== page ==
The Cost of Insufficient Sleep.
Hafner et al (2017)
In their brilliant study of the economic impact of insufficient sleep, Hafner et al (2017) found that insufficient sleep leads to significant economic costs in terms of reduced GDP and productivity at a global level.
Insufficient sleep has been declared a "public health problem" by the Centers for Disease Control and Prevention (CDC) in the US.
The CDC found that over a third of American adults do not get enough sleep.
Insufficient sleep is not limited to the US, but is also a concern in other industrialized countries such as the UK, Japan, Germany, and Canada. Evidence shows that the proportion of people sleeping less than recommended hours is increasing and linked to modern 24/7 lifestyle factors like stress, alcohol, smoking, lack of exercise, and
excessive screen time.
Insufficientsleep has been linked to negative health and social outcomes, such as increasedmortality risks and decreased performance at school and work. It has also been linked to seven of the top 15 causes of death in the US, including cardiovascular disease and accidents. Lack of sleep affects productivity and
increases the risk of accidents, medical errors, and decreased work performance.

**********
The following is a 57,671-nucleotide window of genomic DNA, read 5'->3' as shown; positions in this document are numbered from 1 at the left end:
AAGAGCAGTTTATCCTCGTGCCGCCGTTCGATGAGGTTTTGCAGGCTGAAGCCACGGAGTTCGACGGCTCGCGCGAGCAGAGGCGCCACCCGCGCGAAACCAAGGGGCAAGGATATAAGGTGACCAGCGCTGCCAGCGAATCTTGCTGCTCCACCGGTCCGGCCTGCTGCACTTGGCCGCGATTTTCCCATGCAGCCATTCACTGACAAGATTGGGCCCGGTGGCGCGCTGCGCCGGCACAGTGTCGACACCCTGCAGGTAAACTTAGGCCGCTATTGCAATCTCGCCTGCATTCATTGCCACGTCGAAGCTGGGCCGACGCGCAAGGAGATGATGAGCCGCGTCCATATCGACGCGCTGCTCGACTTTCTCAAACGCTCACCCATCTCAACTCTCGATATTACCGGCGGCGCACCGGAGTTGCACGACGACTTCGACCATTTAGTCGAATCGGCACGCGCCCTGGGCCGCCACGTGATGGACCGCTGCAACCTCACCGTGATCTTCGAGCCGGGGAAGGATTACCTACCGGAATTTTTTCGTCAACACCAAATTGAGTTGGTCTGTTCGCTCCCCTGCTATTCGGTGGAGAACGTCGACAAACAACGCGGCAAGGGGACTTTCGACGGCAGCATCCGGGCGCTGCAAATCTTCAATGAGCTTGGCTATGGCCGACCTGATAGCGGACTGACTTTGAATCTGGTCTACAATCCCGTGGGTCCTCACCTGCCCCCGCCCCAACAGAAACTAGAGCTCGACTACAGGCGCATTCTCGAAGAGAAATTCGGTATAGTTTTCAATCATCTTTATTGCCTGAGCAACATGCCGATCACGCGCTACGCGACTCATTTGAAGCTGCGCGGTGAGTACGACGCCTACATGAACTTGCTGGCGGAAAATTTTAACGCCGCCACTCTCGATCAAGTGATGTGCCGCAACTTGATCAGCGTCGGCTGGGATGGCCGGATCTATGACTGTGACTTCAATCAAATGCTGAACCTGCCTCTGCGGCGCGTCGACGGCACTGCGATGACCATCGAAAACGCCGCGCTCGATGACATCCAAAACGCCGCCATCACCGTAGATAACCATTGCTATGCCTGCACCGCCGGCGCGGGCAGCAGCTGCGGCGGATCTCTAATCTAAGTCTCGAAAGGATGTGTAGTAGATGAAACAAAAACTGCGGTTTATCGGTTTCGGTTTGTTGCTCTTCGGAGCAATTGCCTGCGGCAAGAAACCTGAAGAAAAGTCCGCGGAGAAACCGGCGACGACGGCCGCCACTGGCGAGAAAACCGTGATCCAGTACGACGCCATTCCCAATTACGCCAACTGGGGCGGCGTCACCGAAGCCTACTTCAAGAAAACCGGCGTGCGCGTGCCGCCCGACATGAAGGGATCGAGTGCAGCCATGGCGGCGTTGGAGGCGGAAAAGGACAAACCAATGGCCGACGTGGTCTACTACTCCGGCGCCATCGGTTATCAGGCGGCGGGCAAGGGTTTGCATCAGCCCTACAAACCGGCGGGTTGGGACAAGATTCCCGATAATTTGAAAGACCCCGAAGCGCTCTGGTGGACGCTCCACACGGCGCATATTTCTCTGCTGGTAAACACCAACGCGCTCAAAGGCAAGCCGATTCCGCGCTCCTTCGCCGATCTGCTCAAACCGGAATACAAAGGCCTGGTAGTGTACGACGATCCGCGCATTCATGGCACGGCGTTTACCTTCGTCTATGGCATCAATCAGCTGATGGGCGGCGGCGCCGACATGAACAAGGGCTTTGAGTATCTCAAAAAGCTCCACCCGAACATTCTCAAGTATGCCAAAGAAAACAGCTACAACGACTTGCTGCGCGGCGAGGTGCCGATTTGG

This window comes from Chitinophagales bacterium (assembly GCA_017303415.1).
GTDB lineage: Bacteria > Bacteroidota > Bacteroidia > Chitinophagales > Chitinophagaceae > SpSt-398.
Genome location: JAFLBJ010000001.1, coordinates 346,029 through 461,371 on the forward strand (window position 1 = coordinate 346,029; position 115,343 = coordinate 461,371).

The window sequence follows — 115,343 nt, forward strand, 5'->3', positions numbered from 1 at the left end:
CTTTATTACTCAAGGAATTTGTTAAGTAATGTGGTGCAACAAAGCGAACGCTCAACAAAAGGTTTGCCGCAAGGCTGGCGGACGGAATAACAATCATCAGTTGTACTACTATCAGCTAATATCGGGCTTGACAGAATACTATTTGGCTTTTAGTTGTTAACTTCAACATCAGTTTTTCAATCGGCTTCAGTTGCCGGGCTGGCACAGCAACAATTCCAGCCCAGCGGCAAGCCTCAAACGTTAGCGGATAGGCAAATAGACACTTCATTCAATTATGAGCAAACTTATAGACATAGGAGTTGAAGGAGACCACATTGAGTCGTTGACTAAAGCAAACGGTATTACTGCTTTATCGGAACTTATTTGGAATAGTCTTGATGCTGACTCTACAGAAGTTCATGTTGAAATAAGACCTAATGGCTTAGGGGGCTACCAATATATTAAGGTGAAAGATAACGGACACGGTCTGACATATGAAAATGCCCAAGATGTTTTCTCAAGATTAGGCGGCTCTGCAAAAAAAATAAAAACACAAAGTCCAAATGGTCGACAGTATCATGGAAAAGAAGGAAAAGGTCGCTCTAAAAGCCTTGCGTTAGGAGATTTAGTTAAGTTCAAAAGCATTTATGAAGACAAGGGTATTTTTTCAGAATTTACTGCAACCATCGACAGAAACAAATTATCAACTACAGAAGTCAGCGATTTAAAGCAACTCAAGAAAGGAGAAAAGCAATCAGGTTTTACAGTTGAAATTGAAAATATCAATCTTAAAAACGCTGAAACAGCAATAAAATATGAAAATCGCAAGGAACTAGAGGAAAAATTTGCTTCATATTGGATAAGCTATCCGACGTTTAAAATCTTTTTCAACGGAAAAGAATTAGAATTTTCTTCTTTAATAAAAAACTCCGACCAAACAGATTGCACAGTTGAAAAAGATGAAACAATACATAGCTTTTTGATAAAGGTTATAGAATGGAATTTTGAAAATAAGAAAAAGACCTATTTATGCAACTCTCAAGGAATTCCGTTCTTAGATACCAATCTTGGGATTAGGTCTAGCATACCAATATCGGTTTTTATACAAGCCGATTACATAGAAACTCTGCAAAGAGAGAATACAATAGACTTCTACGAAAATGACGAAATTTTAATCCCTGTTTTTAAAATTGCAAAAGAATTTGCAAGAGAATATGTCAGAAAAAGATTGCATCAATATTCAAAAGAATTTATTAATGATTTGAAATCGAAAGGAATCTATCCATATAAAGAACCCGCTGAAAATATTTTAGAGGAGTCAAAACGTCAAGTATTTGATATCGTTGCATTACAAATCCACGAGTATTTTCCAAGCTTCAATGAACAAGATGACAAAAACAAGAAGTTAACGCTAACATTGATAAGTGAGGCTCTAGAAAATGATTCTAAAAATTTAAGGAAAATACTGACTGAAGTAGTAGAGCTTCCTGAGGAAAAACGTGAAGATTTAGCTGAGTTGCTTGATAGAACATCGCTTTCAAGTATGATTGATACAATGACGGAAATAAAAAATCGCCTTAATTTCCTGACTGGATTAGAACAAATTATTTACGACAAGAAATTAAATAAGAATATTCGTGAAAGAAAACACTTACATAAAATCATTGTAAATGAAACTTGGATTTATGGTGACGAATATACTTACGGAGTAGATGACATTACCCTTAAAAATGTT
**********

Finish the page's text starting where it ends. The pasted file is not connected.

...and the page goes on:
Sleep deprivation can have long-term consequences, especially for children and adolescents. Research shows that the quality and quantity of sleep are linked
to school performance and cognitive ability in school-aged kids and teens. However, most high school students in the US get less than the recommended
hours of sleep, putting their health and academic success at risk.
The economicimpact of sleep deprivation is far-reaching, affecting health, wellbeing, and productivity.
Hafner et als (2017) research shows that many factors can lead to insufficient sleep, impacting both individual health and productivity at work.
62,000 individuals were surveyed between 2015-2016, revealing the following key contributors to short sleep:
The effectsof each factor may seem small, but they add up quickly. For example, a worker who experiences all four workplace-related sleep disruptors could lose 28.5 minutes of sleep per day, equating to over 173 hours of lost sleep per year. To improve health and productivity, the study recommends addressing these factors in the workplace.
Despite limited research on the economic consequences of insufficient sleep, there is a need for further analysis, especially with the rise in insufficient sleep worldwide. This study raises awareness of the extent of the issue, quantifies the economic costs, and offers recommendations and
solutions to address the growing problem.
Pub Med Reference
Hafner M, Stepanek M, Taylor J, Troxel WM, van Stolk C. Why Sleep Matters-The Economic Costs of Insufficient Sleep: A Cross-Country Comparative Analysis. Rand Health Q. 2017 Jan 1;6(4):11. PMID: 28983434; PMCID: PMC5627640